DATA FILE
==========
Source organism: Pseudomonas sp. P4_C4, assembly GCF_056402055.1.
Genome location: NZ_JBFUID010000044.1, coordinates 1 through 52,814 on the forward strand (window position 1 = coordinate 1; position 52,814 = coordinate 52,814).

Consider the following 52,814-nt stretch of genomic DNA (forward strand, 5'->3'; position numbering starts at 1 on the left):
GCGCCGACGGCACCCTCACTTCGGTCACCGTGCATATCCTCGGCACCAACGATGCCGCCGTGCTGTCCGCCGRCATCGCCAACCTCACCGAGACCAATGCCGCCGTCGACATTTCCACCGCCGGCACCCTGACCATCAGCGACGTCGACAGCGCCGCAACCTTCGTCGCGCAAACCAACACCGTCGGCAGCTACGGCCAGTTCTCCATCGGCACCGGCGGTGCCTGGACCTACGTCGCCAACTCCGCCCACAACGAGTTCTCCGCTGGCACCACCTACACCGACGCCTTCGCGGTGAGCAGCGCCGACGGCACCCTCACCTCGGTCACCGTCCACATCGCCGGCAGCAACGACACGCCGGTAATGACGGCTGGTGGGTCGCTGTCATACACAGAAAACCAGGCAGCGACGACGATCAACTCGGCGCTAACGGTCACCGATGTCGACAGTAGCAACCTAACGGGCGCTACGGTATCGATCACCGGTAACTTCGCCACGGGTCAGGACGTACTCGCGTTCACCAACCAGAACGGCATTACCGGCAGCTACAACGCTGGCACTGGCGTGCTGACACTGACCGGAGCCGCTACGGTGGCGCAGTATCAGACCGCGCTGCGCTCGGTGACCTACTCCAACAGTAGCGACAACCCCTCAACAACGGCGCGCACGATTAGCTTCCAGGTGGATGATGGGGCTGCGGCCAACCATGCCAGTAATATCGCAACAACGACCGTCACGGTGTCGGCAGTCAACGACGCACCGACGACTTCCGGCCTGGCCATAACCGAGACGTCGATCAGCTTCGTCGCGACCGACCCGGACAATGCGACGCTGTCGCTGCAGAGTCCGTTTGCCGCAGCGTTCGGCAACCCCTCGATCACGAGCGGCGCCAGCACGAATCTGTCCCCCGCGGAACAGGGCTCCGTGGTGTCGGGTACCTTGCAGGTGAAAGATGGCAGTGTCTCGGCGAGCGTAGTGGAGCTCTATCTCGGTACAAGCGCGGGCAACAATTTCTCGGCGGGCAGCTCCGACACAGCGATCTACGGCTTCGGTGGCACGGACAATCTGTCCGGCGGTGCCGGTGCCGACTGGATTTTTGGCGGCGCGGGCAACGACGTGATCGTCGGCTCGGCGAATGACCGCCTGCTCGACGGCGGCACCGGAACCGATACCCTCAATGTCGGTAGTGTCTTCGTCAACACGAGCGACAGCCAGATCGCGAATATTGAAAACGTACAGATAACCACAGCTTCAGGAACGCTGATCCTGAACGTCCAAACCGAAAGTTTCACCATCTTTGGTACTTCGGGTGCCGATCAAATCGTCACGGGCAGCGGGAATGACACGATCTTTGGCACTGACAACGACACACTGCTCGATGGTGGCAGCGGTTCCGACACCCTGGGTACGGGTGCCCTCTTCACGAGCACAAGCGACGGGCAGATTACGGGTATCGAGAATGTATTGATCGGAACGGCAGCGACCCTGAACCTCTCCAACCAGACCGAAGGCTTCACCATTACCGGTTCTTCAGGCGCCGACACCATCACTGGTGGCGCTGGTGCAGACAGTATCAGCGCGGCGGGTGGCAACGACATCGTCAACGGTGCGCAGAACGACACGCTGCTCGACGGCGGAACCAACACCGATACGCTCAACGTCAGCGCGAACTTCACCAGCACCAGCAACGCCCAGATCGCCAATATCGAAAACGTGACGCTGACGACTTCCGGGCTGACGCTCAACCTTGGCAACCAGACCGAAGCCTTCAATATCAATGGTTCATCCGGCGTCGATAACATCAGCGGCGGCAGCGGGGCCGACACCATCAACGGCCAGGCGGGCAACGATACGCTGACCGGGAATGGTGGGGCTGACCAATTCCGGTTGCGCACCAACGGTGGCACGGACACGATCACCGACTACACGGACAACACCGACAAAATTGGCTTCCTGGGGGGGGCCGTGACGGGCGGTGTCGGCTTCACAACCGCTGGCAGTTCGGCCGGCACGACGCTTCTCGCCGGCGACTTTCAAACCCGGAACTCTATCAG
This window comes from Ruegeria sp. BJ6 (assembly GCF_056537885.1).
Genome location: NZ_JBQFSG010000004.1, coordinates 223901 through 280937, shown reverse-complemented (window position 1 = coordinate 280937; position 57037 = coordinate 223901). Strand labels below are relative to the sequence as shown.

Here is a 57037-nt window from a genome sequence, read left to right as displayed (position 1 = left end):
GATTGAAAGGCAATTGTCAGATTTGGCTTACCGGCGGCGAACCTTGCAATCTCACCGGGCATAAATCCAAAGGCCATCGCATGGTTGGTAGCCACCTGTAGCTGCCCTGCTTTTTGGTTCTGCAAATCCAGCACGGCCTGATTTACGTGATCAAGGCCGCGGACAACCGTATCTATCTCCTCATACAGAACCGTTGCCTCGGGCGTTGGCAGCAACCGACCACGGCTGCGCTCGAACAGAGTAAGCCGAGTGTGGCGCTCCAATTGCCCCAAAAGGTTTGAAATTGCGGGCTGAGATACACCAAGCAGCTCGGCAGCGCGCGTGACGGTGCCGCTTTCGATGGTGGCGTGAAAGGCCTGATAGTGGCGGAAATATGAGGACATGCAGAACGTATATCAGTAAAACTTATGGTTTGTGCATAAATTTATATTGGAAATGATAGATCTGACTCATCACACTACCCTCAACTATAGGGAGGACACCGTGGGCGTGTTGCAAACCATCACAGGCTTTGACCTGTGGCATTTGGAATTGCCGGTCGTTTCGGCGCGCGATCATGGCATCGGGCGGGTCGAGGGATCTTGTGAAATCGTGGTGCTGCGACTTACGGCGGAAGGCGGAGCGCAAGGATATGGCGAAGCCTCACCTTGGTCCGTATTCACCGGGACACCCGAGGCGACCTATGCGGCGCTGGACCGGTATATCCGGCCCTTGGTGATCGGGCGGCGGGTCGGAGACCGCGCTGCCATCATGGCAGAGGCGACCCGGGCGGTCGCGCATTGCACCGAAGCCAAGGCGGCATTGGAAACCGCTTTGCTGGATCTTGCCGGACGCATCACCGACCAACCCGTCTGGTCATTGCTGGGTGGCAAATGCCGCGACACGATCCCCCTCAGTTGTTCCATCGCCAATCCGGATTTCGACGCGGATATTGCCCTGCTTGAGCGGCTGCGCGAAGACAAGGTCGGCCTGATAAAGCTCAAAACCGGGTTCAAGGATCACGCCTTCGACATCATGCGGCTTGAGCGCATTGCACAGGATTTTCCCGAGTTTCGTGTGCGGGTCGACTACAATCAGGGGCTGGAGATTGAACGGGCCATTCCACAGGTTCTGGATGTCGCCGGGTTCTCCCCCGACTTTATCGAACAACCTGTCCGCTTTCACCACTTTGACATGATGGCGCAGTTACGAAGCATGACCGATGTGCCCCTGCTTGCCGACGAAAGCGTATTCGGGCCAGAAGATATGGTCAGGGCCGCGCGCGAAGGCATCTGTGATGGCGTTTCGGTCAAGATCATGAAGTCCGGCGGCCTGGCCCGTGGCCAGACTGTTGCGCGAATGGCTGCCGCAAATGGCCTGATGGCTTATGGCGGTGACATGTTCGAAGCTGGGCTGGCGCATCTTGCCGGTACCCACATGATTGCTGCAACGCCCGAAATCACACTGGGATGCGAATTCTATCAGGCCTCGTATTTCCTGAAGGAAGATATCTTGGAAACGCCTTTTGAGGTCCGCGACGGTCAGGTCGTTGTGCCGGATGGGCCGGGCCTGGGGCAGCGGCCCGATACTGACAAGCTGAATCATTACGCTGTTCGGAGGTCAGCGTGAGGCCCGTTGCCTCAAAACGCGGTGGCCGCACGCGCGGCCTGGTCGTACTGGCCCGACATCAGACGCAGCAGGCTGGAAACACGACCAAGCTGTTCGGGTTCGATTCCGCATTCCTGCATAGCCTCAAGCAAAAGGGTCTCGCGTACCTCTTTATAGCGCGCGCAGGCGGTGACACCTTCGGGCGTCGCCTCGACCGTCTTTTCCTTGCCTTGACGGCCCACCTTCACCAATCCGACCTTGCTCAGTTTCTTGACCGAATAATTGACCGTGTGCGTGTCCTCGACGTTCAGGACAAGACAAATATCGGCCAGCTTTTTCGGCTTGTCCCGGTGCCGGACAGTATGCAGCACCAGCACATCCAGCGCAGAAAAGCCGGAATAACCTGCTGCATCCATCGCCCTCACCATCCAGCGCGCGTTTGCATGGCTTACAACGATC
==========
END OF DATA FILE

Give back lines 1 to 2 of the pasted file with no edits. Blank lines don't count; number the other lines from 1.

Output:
Source organism: Pseudomonas sp. P4_C4, assembly GCF_056402055.1.
Genome location: NZ_JBFUID010000044.1, coordinates 1 through 52,814 on the forward strand (window position 1 = coordinate 1; position 52,814 = coordinate 52,814).